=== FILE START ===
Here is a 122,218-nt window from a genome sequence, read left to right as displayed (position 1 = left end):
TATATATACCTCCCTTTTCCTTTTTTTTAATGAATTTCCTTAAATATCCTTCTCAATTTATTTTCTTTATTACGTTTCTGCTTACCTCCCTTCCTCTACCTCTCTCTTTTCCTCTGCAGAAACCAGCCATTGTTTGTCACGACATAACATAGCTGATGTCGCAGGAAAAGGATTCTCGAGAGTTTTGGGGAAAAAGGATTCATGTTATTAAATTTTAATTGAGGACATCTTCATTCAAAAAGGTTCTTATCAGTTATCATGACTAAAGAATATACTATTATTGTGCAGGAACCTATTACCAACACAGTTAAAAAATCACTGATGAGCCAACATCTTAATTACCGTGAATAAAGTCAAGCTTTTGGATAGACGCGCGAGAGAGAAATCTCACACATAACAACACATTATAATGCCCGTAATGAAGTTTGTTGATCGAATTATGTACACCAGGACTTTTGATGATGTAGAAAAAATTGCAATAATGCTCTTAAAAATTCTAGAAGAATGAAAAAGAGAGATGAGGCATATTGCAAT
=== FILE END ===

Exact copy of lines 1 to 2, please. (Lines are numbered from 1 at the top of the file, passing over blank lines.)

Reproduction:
Here is a 122,218-nt window from a genome sequence, read left to right as displayed (position 1 = left end):
TATATATACCTCCCTTTTCCTTTTTTTTAATGAATTTCCTTAAATATCCTTCTCAATTTATTTTCTTTATTACGTTTCTGCTTACCTCCCTTCCTCTACCTCTCTCTTTTCCTCTGCAGAAACCAGCCATTGTTTGTCACGACATAACATAGCTGATGTCGCAGGAAAAGGATTCTCGAGAGTTTTGGGGAAAAAGGATTCATGTTATTAAATTTTAATTGAGGACATCTTCATTCAAAAAGGTTCTTATCAGTTATCATGACTAAAGAATATACTATTATTGTGCAGGAACCTATTACCAACACAGTTAAAAAATCACTGATGAGCCAACATCTTAATTACCGTGAATAAAGTCAAGCTTTTGGATAGACGCGCGAGAGAGAAATCTCACACATAACAACACATTATAATGCCCGTAATGAAGTTTGTTGATCGAATTATGTACACCAGGACTTTTGATGATGTAGAAAAAATTGCAATAATGCTCTTAAAAATTCTAGAAGAATGAAAAAGAGAGATGAGGCATATTGCAAT